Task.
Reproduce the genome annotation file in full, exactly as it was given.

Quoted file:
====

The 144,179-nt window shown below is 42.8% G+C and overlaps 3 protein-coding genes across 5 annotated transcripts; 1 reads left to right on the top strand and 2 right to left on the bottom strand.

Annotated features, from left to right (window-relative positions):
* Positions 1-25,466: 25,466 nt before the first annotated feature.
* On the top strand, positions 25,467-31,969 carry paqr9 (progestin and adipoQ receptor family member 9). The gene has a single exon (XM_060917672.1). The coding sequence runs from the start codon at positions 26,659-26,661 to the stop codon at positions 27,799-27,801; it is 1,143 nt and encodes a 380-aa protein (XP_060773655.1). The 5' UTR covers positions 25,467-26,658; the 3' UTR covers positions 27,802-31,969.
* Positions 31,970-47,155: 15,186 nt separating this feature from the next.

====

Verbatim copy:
The 144,179-nt window shown below is 42.8% G+C and overlaps 3 protein-coding genes across 5 annotated transcripts; 1 reads left to right on the top strand and 2 right to left on the bottom strand.

Annotated features, from left to right (window-relative positions):
* Positions 1-25,466: 25,466 nt before the first annotated feature.
* On the top strand, positions 25,467-31,969 carry paqr9 (progestin and adipoQ receptor family member 9). The gene has a single exon (XM_060917672.1). The coding sequence runs from the start codon at positions 26,659-26,661 to the stop codon at positions 27,799-27,801; it is 1,143 nt and encodes a 380-aa protein (XP_060773655.1). The 5' UTR covers positions 25,467-26,658; the 3' UTR covers positions 27,802-31,969.
* Positions 31,970-47,155: 15,186 nt separating this feature from the next.